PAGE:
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Fall in governance standards at IT companies

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Tata Group is a multinational conglomerate and holding company headquartered in Mumbai. It was founded in 1868 by Jamshedji Tata and gained international recognition after purchasing several global companies. It is India’s largest conglomerate. In a sudden and dramatic turn of events, Cyrus Mistry was on October 24 sacked as Chairman of India’s largest conglomerate Tata Group and replaced by his predecessor Ratan Tata in the interim, a move that Mistry-camp slammed as unprecedented erosion of core values. When Mistry took over in 2012, he was facing some challenging situations such as the decision to sell Tata Steel UK in the wake of mounting losses and the legal battle with Japan’s DoCoMo over the split of their telecom joint venture Tata-DoCoMo. And while there were no reasons given by the company for the change of leadership of the man who was brought in with much fanfare, it is believed that Tata Sons was unhappy with Mistry’s approach of shedding non-profit businesses, including the conglomerate’s steel business in Europe, and concentrating only on cash cows.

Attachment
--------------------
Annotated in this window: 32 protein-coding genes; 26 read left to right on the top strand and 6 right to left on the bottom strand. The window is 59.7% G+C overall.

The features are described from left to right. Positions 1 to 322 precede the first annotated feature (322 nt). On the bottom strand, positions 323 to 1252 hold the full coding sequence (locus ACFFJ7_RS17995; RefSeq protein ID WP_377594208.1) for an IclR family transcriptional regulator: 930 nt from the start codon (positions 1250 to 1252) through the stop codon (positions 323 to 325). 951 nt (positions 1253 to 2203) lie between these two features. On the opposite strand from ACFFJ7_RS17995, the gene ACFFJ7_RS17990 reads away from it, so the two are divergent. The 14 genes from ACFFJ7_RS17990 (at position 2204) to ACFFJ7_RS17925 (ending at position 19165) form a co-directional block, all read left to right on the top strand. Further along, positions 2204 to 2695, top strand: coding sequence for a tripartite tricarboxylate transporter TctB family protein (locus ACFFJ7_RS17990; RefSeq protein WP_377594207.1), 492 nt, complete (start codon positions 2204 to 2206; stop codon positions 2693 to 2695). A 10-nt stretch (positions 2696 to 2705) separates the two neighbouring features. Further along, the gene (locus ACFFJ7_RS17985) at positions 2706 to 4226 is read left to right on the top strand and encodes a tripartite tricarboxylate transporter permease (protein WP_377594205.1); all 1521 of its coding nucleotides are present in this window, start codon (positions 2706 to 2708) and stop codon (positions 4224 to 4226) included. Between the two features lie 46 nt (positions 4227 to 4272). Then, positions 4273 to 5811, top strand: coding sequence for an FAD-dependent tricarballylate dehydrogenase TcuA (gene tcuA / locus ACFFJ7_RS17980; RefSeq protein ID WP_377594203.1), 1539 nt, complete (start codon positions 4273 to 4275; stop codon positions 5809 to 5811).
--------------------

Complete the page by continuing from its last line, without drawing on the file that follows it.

Simmering discontent between the founders and the current board is adding fire to the speculation that IT giant Infosys may be following in the footsteps of the Tata Group fiasco. And one of the bone of contention seems to be that Narayan Murthy is unhappy with the flexible and generous variable pay of chief executive officer (CEO), Vishal Sikka. Sikka, appointed in August 2014, has seen a 11 fold jump in his take-home salary (including bonus and incentives) to Rs 487.3 million in FY16. In fact, Sikka draws the highest salary amongst the current lot of CEOs of large and mid-sized IT companies.

There is no denying that the Infosys CEO has steered the company out of a slowdown at a time when the sector itself is grappling with tough business environment. And Donald Trump’s stringent laws on HI-B visa are likely to further raise the heat particularly as Indian IT companies derive a significant share of revenues from the US. However, a look at the piling cash flows of IT company’s shows that shareholders may be getting a raw deal in this.

Large IT companies have witnessed a marked rise in incremental cash and investments as a share of free cash flows in the past six years. This share was over 20 per cent for Infosys, TCS and HCL Tech, whereas for Wipro the share shot up to over 45 per cent. However, the cash returned to shareholders in the form of dividends and share repurchases as a share of free cash flows stood well below 70 per cent over the same period. So while the founders may be unhappy with Vishal Sikka cornering a meaty paycheck, they actually should be rallying around the pile-up of cash flows that is depressing returns for shareholders. Tata group saw change of guard and IT companies are facing testing time in the high drama and power game. 

Jayanthy Subramaniam

(The views expressed by the author in the article are his/her own.)

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